Local mom: "So where's the justice at for my daughter?" - WRCBtv.com | Chattanooga News, Weather & Sports


Local mom: "So where's the justice at for my daughter?"

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CPD Officer Robin Davenport CPD Officer Robin Davenport

"I'm a citizen as well and I have rights too. So where's the justice at for my daughter?" Felicia Cotton said.

It's been a long six months for Felicia Cotton after finding text messages from a Chattanooga police officer on her preteen daughter's phone. 

"I looked at her texts and you could see where it was ongoing. I literally stopped counting at 400 texts. I stopped counting," she said.

Cotton says Officer Robin Davenport and her 11-year-old daughter sent messages back and forth hundreds of times in September and October before she put a stop to it. She immediately turned them over to Chattanooga Police Department's Internal Affairs division.

CPD took Davenport off the job and kept sending him a paycheck while they looked into it.

READ MORE | UPDATE: TBI investigating Chattanooga cop after inappropriate communication 

"He was asking her what kind of underwear she wears, he would tell her the difference between a boy and a girl, he was asking her to send pictures," she added. 

Now, half a year later, she's still waiting for answers. 

Channel 3 confirmed the TBI and district attorney's office investigated. They were unable to prove Davenport actually broke the law. 

According to a TBI spokesperson, the agency provided its investigative file to CPD on February 14. According to CPD policy, that must happen before an internal investigation can begin.

"If a criminal investigation is initiated the Internal Affairs investigation will generally be placed on hold until completion of the criminal investigation," said Kyle Miller, spokesperson for the Chattanooga Police Department.  "This is usually at the request of the agency conducting the criminal investigation or the District Attorney's office. This was the case concerning this investigation."

Miller says the delay allows Internal Affairs to review all available evidence prior to questioning the officer who is under investigation and it helps maintain the integrity of the criminal investigation.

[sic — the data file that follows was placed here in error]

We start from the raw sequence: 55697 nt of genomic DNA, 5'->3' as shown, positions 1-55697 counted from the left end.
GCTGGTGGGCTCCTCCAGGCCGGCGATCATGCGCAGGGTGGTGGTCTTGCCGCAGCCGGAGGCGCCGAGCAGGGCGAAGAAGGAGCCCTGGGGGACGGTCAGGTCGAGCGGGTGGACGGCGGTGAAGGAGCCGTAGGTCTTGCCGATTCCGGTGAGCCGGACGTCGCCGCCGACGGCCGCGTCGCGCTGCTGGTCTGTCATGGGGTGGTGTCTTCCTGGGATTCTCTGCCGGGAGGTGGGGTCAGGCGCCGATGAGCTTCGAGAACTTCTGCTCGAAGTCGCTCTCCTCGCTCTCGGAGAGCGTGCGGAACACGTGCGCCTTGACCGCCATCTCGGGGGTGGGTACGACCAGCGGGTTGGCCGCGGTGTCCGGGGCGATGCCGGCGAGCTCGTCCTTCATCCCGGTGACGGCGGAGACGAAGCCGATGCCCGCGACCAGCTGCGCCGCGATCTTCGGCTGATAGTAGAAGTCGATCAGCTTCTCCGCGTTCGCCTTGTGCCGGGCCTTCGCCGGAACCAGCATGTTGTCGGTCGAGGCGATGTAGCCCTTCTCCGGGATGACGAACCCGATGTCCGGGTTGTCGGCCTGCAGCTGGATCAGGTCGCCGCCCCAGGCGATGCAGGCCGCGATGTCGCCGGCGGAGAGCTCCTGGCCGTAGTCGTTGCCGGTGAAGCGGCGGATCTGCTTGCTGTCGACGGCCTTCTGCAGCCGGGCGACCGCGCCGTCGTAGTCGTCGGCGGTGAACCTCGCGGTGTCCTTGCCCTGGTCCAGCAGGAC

CPD's Internal Affairs Office follows a seven step process. According to department policy, that process includes:

  1. Investigation is conducted and the IA Report is submitted to the IA Unit Commander.
  2. IA Unit Commander reviews the investigation and makes a Conclusion of Fact, which is based on the preponderance of evidence presented in the investigation.
  3. The Conclusion of Fact Report is submitted for review to the Professional Standards Division Commander, who makes a comparison of the employee action to CPD Policy, and then makes a written recommendation of findings on any policy violation. 
  4. The Assistant Chief in command of the officer being investigated reviews the recommendation of the PSD Commander, indicating his/her own recommendation of findings and discipline for any infractions which are recommended to be sustained.
  5. The Administrative Review Committee (ARC) reviews the case, considers the recommendations, and makes its own recommendations to the Deputy Chief and Chief of Police.
  6. The Deputy Chief reviews the case and the recommendations from the ARC, further recommending to the Chief of Police a disposition of any findings.
  7. The Chief of Police may hold a Disciplinary Hearing, makes a final determination of whether any allegations are to be sustained, and imposes discipline for an officer whom he has determined to have violated policy.

CPD will keep paying Davenport until the Internal Affairs investigation is complete. 

Cotton tells Channel 3 she's ready for answers. 

"Why does something drastic have to happen for the situation to get looked into further," Cotton asked. 

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